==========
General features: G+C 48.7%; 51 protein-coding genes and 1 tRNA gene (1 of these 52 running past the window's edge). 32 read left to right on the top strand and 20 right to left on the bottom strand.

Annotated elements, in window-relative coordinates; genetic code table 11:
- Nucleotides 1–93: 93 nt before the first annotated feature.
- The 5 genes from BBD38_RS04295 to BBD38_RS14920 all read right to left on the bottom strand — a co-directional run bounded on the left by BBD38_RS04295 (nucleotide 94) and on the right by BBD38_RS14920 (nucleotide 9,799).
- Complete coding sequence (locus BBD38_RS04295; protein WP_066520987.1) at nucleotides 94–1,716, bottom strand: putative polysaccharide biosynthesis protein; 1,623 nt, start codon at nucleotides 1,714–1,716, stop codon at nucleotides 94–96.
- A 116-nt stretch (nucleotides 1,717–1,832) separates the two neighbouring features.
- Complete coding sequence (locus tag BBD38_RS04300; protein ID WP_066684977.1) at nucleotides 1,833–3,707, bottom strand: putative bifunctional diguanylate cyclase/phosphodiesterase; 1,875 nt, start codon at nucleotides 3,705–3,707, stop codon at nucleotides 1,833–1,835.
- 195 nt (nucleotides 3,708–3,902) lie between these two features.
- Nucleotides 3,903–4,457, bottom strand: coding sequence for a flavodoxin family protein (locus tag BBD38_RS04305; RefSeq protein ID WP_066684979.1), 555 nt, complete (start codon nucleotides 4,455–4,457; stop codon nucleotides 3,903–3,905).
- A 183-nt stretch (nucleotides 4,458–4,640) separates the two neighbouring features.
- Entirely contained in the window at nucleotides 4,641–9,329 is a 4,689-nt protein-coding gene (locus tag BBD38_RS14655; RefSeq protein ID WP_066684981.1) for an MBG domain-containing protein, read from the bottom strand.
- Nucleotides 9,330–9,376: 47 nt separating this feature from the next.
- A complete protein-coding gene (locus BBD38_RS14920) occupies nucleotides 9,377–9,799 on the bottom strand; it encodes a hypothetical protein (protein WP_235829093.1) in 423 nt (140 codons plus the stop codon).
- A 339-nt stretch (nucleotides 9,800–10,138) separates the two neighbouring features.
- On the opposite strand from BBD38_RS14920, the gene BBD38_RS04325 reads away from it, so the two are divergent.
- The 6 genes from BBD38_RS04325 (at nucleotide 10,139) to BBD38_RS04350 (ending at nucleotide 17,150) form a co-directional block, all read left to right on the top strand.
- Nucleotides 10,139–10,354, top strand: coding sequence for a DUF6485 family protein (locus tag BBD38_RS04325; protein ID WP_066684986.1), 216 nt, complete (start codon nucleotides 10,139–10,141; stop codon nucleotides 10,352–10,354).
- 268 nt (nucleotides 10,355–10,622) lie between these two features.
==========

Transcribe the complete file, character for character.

General features: G+C 48.7%; 51 protein-coding genes and 1 tRNA gene (1 of these 52 running past the window's edge). 32 read left to right on the top strand and 20 right to left on the bottom strand.

Annotated elements, in window-relative coordinates; genetic code table 11:
- Nucleotides 1–93: 93 nt before the first annotated feature.
- The 5 genes from BBD38_RS04295 to BBD38_RS14920 all read right to left on the bottom strand — a co-directional run bounded on the left by BBD38_RS04295 (nucleotide 94) and on the right by BBD38_RS14920 (nucleotide 9,799).
- Complete coding sequence (locus BBD38_RS04295; protein WP_066520987.1) at nucleotides 94–1,716, bottom strand: putative polysaccharide biosynthesis protein; 1,623 nt, start codon at nucleotides 1,714–1,716, stop codon at nucleotides 94–96.
- A 116-nt stretch (nucleotides 1,717–1,832) separates the two neighbouring features.
- Complete coding sequence (locus tag BBD38_RS04300; protein ID WP_066684977.1) at nucleotides 1,833–3,707, bottom strand: putative bifunctional diguanylate cyclase/phosphodiesterase; 1,875 nt, start codon at nucleotides 3,705–3,707, stop codon at nucleotides 1,833–1,835.
- 195 nt (nucleotides 3,708–3,902) lie between these two features.
- Nucleotides 3,903–4,457, bottom strand: coding sequence for a flavodoxin family protein (locus tag BBD38_RS04305; RefSeq protein ID WP_066684979.1), 555 nt, complete (start codon nucleotides 4,455–4,457; stop codon nucleotides 3,903–3,905).
- A 183-nt stretch (nucleotides 4,458–4,640) separates the two neighbouring features.
- Entirely contained in the window at nucleotides 4,641–9,329 is a 4,689-nt protein-coding gene (locus tag BBD38_RS14655; RefSeq protein ID WP_066684981.1) for an MBG domain-containing protein, read from the bottom strand.
- Nucleotides 9,330–9,376: 47 nt separating this feature from the next.
- A complete protein-coding gene (locus BBD38_RS14920) occupies nucleotides 9,377–9,799 on the bottom strand; it encodes a hypothetical protein (protein WP_235829093.1) in 423 nt (140 codons plus the stop codon).
- A 339-nt stretch (nucleotides 9,800–10,138) separates the two neighbouring features.
- On the opposite strand from BBD38_RS14920, the gene BBD38_RS04325 reads away from it, so the two are divergent.
- The 6 genes from BBD38_RS04325 (at nucleotide 10,139) to BBD38_RS04350 (ending at nucleotide 17,150) form a co-directional block, all read left to right on the top strand.
- Nucleotides 10,139–10,354, top strand: coding sequence for a DUF6485 family protein (locus tag BBD38_RS04325; protein ID WP_066684986.1), 216 nt, complete (start codon nucleotides 10,139–10,141; stop codon nucleotides 10,352–10,354).
- 268 nt (nucleotides 10,355–10,622) lie between these two features.